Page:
I think I gave up on wanting everyone to like me a long time ago.
I’m probably a perfectly likable individual, if you ask most people. I’ve got decent table manners, maintain good personal hygiene practices, and can recite scenes from a wide range of romantic comedies from the late 90s with stunning aplomb. But as a dentist, I’ve learned that most of my patients are primed to hate me before I even have a chance to finish introducing myself.
If I had a dollar for every time I’ve heard a patient say, “No offense, but I really HATE the dentist,” to my face, I could probably pay off the student loans of my entire graduating dental school class. My three-year-old niece is harshly reprimanded by her parents for yelling, “I DON’T LIKE YOU!” at the people she feels uncomfortable being around. Why does my largely grown-up, educated patient pool get away with essentially doing the same thing? I don’t walk into my gynecologist’s office and loudly declare my disdain for what she has to do every year to evaluate my reproductive health. And trust me, I’d much rather see a syringe loaded with septocaine coming towards me than a shiny metal speculum ANY day.
When I first came face-to-face with dentist-hate in my pre-doctoral days, I felt compelled to instantly forge a lasting emotional bond with my patients that I genuinely hoped would change their opinion of me and my profession for good. I apologized profusely when they winced in pain upon injection of local anesthetic. I took it personally when someone complained about the cost of dental treatment or made snide remarks about how my livelihood was sustained at the expense of theirs. I desperately wanted them to understand that I wasn’t the enemy, and if they could just find it in their hearts to look past the white coat, they might just see that I only wanted the best for them. I could be their friend.
Nowadays? I know better. I may still be relatively new to this, but it didn’t take long for me to realize that it is far more important for my patients to respect me than it is for them to like me.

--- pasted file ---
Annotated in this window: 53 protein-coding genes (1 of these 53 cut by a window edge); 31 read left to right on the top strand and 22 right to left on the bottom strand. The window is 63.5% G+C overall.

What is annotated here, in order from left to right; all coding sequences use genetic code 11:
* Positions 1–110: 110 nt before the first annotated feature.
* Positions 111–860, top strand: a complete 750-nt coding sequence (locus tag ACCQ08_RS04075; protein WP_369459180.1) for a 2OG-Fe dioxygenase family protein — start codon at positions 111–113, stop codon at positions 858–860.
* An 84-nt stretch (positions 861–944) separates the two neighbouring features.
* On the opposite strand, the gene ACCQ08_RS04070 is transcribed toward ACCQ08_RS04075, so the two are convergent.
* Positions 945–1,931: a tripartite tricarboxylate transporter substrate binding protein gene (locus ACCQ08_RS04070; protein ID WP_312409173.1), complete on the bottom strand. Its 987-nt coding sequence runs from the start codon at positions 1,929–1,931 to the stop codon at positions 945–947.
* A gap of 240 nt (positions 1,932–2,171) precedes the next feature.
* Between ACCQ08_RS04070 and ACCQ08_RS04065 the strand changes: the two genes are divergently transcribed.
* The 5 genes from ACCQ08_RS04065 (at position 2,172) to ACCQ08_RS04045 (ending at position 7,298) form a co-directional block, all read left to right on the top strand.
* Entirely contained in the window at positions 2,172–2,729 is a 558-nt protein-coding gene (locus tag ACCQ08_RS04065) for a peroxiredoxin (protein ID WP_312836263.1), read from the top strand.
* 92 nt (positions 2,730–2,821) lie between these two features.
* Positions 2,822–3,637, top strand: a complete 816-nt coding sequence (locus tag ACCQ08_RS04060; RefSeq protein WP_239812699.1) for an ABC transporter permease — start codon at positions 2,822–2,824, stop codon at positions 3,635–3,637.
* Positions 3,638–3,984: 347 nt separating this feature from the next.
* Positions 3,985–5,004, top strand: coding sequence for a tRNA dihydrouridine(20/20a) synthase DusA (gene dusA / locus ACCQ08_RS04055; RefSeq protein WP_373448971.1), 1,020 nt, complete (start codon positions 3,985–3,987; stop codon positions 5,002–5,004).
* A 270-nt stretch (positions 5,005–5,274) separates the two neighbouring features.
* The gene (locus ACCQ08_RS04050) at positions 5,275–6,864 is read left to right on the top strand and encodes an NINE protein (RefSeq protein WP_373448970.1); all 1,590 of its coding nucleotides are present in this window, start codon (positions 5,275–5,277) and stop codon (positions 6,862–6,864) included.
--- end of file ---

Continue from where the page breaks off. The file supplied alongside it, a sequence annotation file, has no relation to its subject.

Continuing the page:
And yet, when I take a close look at the evolution of our profession, it becomes increasingly clear that the practice of being “liked” has become inextricably linked to the practice of dentistry. The advent of social media and the Internet forces us to present ourselves not only as healthcare professionals with enough knowledge and experience to be respected, but also as personalities imbued with just the right amount of character and likability that people feel they need to see in order to believe they’ve made a favorable cerebral connection to us.
Both old and new dentists alike seem to be fully cognizant of the paradigm shift in the dentist-patient relationship. Every time I check my email or go online, I’m bombarded with requests to visit my colleagues’ newly minted Facebook and LinkedIn pages and click “Like” or “Endorse” so the entire universe can have visual confirmation of my support for their career achievements and endeavors.
Yelp reviews and star ratings can, in some instances, make or break a dentist’s reputation. Professional consultants may charge exorbitant fees to help make dental practices more accessible and inviting to new patients. I even saw a CE course in a catalog offering to teach dentists how to use Twitter, promising that the acquisition of a skill mastered by pre-pubescent schoolgirls and most of the “Real Housewives” cast members would convince patients that their dentist was worth investing time and money in because he or she clearly had one steady, gloved finger pressed firmly on the pulse of the new millennium in healthcare.
It’s surreal to watch modern dentists’ professional identities slowly spiraling into some bizarre form of commodity fetishism [somewhere, my college friends are squealing with joy at the inclusion of a Marx reference in an essay about the dental profession] in which society can determine our intrinsic value based on how much we appear to be sought after compared to others of a similar composition.
Is there any way to avoid getting sucked in? [Somewhere, the same group of college friends is now snickering most immaturely.] As a new dentist, do I start bribing friends and businesses to follow me on Twitter to make me appear well-liked and well-connected? Should I create fictitious Yelp accounts to write fake 5-star reviews of myself so my colleagues and patients will believe I’m worth my salt?
Wait. I think I finally made the connection to the “seasoned enough” description.
Or do I keep calm and carry on, without ever worrying if my own level of professional likability isn’t meeting the industry standard? My mildly-seasoned suspicions postulate that the answer inevitably lies somewhere in the middle of these two extremes. I should care enough to ensure that my patients perceive me as a warm and trustworthy professional to whom they can openly express their dental concerns without fear of judgment or condescension, but not care so much about their personal opinions of me that it compromises my ability to provide them with the best care possible.
And that’s not to say that I don’t occasionally wonder about those of you who visit The Daily Grind on a regular basis. I don’t write these entries with the specific goal of appealing to any audience in particular, but I always hope that you’ve enjoyed what I had to say, and that maybe, somehow, I’ve connected to you in some way.
After all, I’m just a girl... standing in front of a blog... asking you to like me.
Diana Nguyen, DDS